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Wednesday, January 28, 2015
- Assurances to women by the winners of the Tunisian elections that they will be free not to wear the Muslim veil has come as music to the ears of Turkish secularists. It was another signpost confirming Turkey’s growing position and influence among Arab countries.
The adoption on Oct. 29 of the policy by Ennahda, the moderate Islamist party with ties to the Muslim Brotherhood, which won the first-ever free elections in Tunisia securing 41.47 percent of the vote, has also cheered up the leadership of the Turkish ruling Justice and Development (AK) Party.
Paradoxical as it may sound, AKP leader and Prime Minister of Turkey Recep Tayyip Erdogan is credited for Ennhada’s laicity facelift. AKP has Islamic roots and its opponents have for the past 12 years predicted that its rise to power would transform the country into an Islamist Republic on the model of Iran.
Nothing of the sort has happened so far, although religious conservatism has progressively been pervading the state and parts of society. But the Arab Spring has given an opportunity to Ankara to change its image in the international arena.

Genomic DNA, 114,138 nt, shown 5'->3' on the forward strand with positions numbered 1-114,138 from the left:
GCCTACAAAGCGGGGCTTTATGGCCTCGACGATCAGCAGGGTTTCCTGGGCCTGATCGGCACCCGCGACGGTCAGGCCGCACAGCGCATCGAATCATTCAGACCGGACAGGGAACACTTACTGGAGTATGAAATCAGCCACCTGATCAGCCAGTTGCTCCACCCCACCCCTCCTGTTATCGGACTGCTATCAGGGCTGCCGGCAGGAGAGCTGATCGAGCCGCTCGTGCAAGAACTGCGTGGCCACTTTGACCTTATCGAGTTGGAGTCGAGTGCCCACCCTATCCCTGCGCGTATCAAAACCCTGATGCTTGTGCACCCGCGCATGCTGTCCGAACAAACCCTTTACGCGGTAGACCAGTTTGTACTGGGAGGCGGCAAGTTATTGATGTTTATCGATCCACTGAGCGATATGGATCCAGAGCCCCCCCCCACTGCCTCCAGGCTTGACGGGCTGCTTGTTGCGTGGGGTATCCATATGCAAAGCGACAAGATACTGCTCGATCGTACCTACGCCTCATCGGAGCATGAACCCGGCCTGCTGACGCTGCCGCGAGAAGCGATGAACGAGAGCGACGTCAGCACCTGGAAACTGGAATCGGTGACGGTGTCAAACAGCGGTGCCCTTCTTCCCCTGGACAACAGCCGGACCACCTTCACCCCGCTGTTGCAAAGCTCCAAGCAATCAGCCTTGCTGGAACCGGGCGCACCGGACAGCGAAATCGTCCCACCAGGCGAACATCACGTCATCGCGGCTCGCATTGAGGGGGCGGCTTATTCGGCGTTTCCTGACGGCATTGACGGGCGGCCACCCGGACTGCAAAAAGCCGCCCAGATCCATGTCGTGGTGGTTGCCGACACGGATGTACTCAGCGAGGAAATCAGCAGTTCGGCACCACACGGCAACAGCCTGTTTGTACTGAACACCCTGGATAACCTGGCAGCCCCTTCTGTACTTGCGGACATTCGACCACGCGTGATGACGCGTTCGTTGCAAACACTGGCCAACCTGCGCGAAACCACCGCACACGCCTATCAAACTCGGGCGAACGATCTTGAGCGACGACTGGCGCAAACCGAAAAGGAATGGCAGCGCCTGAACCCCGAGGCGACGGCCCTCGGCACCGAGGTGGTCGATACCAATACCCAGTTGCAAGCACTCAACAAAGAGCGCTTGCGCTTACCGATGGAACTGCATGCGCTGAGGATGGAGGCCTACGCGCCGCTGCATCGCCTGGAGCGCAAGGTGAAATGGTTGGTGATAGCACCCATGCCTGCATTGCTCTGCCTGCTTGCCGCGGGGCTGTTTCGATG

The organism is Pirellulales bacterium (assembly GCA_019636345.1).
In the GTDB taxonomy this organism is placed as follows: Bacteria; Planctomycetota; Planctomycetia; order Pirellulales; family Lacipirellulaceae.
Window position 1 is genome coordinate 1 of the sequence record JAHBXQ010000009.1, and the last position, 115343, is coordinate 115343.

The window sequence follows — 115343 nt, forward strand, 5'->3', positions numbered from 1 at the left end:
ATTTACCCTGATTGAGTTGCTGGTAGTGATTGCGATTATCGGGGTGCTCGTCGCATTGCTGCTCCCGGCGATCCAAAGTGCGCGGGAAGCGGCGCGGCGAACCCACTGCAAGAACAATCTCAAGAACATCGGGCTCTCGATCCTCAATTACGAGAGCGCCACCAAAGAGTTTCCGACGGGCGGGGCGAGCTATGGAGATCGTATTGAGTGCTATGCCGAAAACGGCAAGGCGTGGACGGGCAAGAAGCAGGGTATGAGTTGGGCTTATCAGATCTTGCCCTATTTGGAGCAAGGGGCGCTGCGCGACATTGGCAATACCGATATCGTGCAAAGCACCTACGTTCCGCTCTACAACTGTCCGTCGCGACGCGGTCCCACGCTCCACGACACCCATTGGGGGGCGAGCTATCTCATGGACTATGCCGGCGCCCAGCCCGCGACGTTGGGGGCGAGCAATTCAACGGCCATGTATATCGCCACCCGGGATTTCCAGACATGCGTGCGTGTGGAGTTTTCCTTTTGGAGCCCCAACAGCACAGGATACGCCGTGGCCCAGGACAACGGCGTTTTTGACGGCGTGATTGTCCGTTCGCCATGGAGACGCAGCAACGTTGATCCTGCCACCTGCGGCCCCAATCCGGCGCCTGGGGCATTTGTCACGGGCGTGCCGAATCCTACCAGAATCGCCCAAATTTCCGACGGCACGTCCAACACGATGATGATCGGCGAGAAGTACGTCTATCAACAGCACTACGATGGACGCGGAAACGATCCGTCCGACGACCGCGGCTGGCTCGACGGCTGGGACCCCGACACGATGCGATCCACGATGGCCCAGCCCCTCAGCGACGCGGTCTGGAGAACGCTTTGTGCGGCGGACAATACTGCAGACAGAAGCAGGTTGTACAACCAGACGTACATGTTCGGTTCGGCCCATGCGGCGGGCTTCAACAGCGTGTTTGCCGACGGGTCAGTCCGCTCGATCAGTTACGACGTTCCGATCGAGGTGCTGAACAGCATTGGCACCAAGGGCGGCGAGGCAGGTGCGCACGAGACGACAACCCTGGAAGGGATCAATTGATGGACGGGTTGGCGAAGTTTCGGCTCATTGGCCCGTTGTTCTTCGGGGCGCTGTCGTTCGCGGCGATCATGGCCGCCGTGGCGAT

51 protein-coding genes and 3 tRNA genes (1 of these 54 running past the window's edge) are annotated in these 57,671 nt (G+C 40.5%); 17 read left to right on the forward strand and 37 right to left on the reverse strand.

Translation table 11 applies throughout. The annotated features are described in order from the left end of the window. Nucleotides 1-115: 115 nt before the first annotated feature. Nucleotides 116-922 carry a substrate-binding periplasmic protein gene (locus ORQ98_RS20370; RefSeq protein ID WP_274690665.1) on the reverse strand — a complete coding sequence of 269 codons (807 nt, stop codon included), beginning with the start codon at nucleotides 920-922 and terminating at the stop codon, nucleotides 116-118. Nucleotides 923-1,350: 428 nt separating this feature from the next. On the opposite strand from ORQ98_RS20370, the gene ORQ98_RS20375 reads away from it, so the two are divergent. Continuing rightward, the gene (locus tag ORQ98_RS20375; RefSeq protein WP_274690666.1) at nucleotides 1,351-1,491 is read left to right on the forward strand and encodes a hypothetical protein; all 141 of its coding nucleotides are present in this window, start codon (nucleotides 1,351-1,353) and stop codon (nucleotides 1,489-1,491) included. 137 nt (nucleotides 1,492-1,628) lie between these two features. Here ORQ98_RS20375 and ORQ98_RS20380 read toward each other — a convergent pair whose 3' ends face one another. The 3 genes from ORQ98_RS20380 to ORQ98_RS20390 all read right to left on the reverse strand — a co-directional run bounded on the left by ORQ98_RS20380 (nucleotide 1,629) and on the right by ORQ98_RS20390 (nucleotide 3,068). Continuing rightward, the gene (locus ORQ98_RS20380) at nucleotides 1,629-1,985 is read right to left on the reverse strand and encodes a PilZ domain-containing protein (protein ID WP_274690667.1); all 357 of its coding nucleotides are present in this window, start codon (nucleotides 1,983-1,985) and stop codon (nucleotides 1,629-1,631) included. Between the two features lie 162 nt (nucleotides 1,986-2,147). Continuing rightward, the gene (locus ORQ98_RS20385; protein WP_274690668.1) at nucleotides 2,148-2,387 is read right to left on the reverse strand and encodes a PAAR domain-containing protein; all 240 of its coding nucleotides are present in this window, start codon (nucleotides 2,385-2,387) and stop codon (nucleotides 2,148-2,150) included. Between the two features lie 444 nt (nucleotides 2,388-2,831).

On a week-long trip in early September to Northern Africa, Erdogan became the evangelist of secularism as a model of governance for the nations in the region that just rid themselves of their despots.
Tunisians were also sceptical about the Turkish model at first. But it now seems that the paradigm is attracting supporters, both among Arab liberals and moderate Islamists.
Erdogan, now a household name in the Middle East and Northern Africa (MENA), has concocted a recipe that skilfully blends inclusive democracy, chastising Israel’s policy towards the Palestinian territories, and hope for prosperity.
Turkey’s curtailing of the power of the military in July, breaking long-established diplomatic and defence ties with Israel in May 2010, and the country’s impressive economic growth since AKP came to power in 2002 have played well in the hands of the Turkish PM.
Meanwhile, Turkish foreign-language media and TV sitcoms, propagated from Istanbul to antennas across the Middle East and North America have built the picture of a society that lives as happily and leisurely as any Hollywood-made bourgeois neighbourhood. Turkey has become the benchmark for moderate Muslims.
The current popularity of Turkey in the Arab streets and among the business communities in Cairo, Tunisia, Beirut or Tripoli are the fruit of a long-term strategy that began in 2003, and whose objectives became apparent in 2009 with the appointment of Ahmet Davutoglu to the post of minister of foreign affairs.
Davutoglu, a former political science professor in Istanbul and at the Islamic university of Malaysia, has been a close advisor to Erdogan since 2003. His book ‘Strategic Depth’ published in 2001, in which he argues Turkey’s historic and geographic destiny in a greater MENA extending from the Black Sea and Western Asia to the Atlantic coast of Morocco, has influenced recent Turkish foreign, trade and defence policy.